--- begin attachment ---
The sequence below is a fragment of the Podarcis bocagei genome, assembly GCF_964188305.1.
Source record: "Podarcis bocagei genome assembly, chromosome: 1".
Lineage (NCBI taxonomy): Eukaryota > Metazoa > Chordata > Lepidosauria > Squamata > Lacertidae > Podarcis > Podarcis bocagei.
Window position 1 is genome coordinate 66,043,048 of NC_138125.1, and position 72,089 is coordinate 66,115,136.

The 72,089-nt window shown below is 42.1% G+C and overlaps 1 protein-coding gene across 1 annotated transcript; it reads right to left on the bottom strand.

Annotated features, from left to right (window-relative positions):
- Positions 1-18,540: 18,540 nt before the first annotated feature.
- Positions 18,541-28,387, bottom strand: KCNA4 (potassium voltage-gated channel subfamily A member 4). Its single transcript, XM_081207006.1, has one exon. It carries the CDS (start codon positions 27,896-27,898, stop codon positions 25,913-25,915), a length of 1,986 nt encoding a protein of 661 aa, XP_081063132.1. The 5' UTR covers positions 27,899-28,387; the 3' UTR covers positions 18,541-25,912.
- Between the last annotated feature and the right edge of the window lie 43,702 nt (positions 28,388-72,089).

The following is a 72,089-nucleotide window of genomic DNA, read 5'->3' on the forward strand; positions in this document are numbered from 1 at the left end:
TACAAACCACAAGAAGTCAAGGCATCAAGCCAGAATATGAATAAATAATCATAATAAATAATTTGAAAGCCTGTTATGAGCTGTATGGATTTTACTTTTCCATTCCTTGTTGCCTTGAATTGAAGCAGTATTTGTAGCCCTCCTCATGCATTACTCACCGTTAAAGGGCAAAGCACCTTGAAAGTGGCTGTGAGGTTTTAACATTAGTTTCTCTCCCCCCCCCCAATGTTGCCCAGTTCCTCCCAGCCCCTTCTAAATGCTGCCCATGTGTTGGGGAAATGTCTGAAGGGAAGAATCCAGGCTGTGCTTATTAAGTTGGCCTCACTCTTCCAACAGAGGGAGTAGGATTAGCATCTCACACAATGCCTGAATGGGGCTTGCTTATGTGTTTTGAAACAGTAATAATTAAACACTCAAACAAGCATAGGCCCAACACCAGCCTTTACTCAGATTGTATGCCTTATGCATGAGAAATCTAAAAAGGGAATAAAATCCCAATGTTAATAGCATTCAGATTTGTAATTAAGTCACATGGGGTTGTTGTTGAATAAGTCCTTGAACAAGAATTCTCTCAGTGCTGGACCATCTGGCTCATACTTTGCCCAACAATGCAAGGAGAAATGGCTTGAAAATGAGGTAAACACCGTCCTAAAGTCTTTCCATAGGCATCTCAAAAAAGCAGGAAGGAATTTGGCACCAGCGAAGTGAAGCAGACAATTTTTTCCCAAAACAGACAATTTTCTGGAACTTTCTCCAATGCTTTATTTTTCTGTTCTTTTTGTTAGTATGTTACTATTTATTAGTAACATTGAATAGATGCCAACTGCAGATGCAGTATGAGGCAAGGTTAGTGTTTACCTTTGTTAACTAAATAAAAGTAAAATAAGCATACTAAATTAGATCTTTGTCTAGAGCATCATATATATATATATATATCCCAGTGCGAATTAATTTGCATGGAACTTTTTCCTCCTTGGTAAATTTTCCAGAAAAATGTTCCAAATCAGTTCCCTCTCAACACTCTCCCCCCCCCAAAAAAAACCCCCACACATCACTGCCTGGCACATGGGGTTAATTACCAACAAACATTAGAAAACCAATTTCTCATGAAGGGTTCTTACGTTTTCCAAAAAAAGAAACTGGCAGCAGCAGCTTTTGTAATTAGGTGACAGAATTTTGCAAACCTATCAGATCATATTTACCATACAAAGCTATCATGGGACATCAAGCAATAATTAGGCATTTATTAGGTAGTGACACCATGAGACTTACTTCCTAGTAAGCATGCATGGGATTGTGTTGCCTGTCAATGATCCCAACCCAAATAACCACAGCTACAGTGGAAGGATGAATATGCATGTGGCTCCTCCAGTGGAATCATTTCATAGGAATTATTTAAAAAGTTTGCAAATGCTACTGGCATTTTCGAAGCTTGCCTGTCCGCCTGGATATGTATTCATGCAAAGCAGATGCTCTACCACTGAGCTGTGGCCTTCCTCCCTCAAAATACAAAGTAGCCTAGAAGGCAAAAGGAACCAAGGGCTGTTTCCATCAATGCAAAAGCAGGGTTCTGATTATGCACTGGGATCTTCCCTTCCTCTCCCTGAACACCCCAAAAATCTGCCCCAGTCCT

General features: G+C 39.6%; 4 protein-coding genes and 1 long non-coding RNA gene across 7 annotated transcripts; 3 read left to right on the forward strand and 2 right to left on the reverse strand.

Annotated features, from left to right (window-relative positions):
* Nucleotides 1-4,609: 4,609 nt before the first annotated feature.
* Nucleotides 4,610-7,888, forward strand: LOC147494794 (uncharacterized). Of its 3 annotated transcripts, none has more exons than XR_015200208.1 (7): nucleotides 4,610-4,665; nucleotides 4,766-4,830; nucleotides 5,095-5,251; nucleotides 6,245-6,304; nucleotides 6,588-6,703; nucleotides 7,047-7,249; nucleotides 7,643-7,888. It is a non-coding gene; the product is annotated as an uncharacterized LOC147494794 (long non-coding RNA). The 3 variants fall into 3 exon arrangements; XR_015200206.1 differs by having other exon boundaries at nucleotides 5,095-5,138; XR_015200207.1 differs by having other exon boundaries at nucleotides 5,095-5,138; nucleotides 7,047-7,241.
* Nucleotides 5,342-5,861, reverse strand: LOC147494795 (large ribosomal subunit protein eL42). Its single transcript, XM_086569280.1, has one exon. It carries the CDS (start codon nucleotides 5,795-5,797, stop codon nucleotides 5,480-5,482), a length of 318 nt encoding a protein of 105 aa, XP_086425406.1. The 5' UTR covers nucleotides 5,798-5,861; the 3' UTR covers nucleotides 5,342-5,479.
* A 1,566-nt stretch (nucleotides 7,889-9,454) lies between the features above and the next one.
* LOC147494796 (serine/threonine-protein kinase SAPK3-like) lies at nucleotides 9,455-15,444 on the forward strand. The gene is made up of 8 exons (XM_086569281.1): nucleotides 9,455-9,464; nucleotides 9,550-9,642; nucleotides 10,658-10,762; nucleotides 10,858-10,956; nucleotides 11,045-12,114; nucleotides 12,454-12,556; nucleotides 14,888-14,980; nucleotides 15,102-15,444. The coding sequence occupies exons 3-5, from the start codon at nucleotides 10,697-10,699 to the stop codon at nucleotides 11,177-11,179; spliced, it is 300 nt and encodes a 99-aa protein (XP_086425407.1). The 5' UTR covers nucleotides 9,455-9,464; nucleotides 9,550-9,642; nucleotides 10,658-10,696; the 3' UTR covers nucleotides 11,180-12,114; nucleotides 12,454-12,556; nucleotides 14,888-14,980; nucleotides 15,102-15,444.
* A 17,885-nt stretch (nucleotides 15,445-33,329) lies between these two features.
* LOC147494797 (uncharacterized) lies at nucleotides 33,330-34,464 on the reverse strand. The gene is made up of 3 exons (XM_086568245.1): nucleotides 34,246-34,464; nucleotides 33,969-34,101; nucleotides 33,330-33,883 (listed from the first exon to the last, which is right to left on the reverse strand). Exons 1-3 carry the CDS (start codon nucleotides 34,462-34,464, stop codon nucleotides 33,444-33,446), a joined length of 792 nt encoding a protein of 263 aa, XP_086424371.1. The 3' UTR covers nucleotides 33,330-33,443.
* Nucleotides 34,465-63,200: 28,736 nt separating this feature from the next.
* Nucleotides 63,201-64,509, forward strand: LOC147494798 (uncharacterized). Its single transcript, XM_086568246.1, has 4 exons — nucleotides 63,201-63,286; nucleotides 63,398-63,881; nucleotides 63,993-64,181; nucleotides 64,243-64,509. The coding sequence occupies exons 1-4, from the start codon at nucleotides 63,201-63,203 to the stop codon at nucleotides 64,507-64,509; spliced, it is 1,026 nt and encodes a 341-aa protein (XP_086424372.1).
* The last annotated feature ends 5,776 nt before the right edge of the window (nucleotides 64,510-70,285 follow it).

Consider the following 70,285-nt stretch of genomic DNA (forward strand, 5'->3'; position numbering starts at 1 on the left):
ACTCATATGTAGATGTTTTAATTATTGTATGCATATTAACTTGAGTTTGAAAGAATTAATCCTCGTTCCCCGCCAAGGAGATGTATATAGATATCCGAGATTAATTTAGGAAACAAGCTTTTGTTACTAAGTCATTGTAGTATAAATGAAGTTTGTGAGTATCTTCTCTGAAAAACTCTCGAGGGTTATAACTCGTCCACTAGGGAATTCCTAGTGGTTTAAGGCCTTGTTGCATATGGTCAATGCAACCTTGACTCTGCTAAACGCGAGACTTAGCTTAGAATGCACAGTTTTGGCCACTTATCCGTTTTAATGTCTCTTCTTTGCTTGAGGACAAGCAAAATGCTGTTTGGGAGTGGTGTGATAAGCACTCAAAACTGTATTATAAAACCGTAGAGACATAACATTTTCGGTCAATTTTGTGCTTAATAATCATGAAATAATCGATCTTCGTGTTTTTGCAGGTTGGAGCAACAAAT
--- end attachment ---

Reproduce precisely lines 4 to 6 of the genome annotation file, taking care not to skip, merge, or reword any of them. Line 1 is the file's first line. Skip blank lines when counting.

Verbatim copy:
Window position 1 is genome coordinate 66,043,048 of NC_138125.1, and position 72,089 is coordinate 66,115,136.

The 72,089-nt window shown below is 42.1% G+C and overlaps 1 protein-coding gene across 1 annotated transcript; it reads right to left on the bottom strand.

Annotated features, from left to right (window-relative positions):